Thursday, May 5, 2011

May Day Morn and 1st History and Architecture of Oxford Tour

I'll go light on the words this time (but heavy on the pictures).

May Morning was this past Sunday morning. It's a 500 year old tradition for the Magdalen College Choir to sing from the top of Magdalen Tower at 6am. (More on the event here:

Well, the window by my bed opens out on to High Street, and the Tower is about a football field away. The whole city shows up for the event, so I was first woken up by the giant crowd that assembled out on the street. Right at 6am, the Choir sang, so I got up and joined the crowd.

After the singing was over, I went back to my room to go back to sleep. But then some sort of drum and dance performance started up right under my window. They didn't go away, so this is a picture of them from my window.

For the rest of the week through to today, I have mainly been doing a bunch of work for classes and the bit of dancing that I wrote about in the last post. I also did some running and played some soccer, but that's pretty much it.

Except for yesterday, when, for my History & Architecture of Oxford class, I went on a two hour tour of Oxford. This time, we explored Romanesque/Classically-influenced architecture in Oxford, mainly from the Early and Late Medieval periods.

First stop: the crypt at St. Edmund's Hall, which Dr. Tyack calls one of the best remaining examples of Romanesque architecture here. Note the classical arches supported by very Romanesque pillars. The proportions aren't quite Roman, but the English did the best they could.

This wasn't exactly part of the tour. This is a view of High Street, where I live and which we walked down to get to our next stop. I just thought I'd include a snapshot of the amazing street I walk down daily.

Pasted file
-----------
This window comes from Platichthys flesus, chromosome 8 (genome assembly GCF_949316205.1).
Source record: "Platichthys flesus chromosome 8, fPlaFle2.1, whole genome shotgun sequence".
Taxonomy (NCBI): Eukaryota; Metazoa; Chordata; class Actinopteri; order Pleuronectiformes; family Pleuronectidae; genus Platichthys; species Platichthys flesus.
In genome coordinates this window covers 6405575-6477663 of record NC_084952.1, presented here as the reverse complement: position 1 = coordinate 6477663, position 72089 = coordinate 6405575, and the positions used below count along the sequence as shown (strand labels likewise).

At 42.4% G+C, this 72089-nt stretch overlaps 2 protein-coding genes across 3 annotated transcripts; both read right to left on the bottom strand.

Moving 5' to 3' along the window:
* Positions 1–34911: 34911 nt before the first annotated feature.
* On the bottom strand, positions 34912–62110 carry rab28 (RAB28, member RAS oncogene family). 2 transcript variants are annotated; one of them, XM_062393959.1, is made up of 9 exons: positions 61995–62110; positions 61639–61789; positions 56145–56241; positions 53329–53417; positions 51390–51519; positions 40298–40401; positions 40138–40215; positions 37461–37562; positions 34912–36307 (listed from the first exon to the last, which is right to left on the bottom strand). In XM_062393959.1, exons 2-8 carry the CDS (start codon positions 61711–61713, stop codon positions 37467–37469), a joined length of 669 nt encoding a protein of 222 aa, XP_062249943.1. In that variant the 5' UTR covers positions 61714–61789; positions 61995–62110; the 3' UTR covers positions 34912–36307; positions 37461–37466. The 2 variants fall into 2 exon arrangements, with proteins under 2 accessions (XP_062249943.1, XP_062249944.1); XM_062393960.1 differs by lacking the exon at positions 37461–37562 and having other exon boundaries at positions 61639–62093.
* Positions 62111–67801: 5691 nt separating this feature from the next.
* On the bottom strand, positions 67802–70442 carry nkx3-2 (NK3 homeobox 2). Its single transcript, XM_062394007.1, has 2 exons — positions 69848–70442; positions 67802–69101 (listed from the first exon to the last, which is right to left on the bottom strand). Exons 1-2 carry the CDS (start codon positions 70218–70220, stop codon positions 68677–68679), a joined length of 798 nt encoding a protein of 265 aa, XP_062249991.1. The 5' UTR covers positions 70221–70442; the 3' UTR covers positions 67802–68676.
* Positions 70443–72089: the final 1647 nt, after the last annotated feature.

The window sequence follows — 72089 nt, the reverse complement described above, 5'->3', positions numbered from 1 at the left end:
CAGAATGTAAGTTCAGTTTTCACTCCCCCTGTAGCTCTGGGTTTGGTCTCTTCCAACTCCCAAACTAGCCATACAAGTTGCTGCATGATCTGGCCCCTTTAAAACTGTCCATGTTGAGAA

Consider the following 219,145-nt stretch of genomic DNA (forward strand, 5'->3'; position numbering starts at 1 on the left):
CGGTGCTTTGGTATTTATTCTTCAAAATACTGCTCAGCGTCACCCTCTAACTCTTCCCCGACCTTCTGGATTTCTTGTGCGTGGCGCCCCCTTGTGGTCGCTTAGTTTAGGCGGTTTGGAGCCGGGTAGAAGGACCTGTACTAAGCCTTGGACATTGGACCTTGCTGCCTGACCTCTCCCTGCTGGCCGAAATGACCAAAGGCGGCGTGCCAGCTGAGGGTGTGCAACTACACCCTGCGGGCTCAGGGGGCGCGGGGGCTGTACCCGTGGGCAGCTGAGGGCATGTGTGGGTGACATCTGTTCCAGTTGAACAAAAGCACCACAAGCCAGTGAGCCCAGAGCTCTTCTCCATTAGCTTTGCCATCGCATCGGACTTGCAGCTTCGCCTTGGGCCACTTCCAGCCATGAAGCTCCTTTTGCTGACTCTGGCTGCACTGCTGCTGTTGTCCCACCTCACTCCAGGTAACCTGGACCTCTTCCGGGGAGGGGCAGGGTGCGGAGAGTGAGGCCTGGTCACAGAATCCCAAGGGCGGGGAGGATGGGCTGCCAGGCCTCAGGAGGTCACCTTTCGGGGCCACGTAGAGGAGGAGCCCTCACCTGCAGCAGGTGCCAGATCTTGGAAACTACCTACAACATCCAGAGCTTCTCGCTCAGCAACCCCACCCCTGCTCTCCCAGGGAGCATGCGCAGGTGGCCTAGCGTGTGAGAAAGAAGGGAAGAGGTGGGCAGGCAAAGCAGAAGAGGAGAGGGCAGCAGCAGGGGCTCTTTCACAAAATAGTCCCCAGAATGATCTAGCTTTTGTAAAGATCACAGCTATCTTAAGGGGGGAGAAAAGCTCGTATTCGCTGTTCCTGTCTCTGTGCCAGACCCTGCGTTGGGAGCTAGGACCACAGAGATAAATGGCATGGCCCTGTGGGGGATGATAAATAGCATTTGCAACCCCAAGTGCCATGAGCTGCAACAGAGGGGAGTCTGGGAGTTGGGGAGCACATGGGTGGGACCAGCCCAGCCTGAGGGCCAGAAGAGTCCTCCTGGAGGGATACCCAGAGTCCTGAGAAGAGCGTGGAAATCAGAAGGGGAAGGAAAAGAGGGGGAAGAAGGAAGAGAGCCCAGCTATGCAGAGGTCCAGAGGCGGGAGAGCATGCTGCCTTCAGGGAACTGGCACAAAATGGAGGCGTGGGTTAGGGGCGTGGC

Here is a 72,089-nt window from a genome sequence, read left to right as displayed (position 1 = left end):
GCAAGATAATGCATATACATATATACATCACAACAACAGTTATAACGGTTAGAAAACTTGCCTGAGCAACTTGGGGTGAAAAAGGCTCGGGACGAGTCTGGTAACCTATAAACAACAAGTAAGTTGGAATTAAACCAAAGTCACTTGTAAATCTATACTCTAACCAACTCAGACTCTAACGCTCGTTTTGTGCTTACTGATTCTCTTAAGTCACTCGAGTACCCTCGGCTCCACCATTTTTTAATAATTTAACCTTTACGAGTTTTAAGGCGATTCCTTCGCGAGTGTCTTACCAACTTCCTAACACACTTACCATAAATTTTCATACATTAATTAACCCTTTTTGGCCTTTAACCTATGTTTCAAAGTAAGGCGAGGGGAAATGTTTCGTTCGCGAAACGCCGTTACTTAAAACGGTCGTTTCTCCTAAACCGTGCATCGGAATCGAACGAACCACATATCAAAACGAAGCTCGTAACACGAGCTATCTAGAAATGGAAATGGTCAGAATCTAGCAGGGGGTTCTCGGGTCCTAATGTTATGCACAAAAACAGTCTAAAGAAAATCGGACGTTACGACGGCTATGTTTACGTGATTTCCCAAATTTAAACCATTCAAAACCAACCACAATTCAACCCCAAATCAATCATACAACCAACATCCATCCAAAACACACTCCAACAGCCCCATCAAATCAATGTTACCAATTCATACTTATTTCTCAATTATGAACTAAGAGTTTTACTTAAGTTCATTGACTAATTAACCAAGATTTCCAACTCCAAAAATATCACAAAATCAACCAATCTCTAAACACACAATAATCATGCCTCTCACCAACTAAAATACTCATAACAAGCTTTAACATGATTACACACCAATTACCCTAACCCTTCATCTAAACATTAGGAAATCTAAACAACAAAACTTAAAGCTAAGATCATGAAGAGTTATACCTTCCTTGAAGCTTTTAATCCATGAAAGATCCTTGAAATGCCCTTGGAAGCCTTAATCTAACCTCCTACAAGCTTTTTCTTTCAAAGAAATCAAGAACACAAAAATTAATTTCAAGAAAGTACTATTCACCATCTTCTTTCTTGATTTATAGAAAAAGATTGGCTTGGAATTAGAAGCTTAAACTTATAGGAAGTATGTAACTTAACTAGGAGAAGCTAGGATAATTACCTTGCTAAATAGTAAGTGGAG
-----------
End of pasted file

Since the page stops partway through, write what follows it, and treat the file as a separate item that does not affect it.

Our next stop was Christ Church, long ago St. Frideswide's Priory. Here is a picture of the nave and alter of the church.

We sat in the pews for a while, as Dr. Geoffrey Tyack, our teacher (not "Professor," since few teachers have the title "Professor" here), explained the architectural significance of what we were looking at. Again, note the Classical arches and pillars behind him.

The heads on the statues of saints were all knocked off during the Protestant Reformation in England. The shrine of St. Frideswide was also destroyed, and the church was renamed Christ Church.

Here is one of the newer installations of stained glass in the cathedral. I couldn't post all of them, but this one is pretty sweet. It tells the story of St. Frideswide. Note the Gothic arches.

Here is a shot of the vault of the nave of the church. Note the elaborate clustered ribs, and, if you can, the hanging star-shaped pendants. If it looks at all familiar to you, it might be because this is the handiwork of William Orchard, who also made the vault for the Divinity School at Oxford, which was featured as the infirmary in the Harry Potter movies.

In the center of this stained glass window, with ornate tracery, you might be able to make out Thomas Becket being killed by the knights of Henry II.

This is a shot of the church tower from outside.

This staircase should remind you of Harry Potter. It was in the movies.

This is the tower at the entrance to Christ Church.

Some buildings around the large quadrangle of Christ Church. And a fountain in the middle.

Our last stop was outside Oxford Castle. Next to the castle was a mound, which used to support a tower. The tower and mound protected a well. Now it protects a great view of the city.

This is from the walk back from Oxford Castle. It's a shot of Cornmarket Street, a pedestrian street in the middle of the city where a lot of the shops (and people) are.

That is all.

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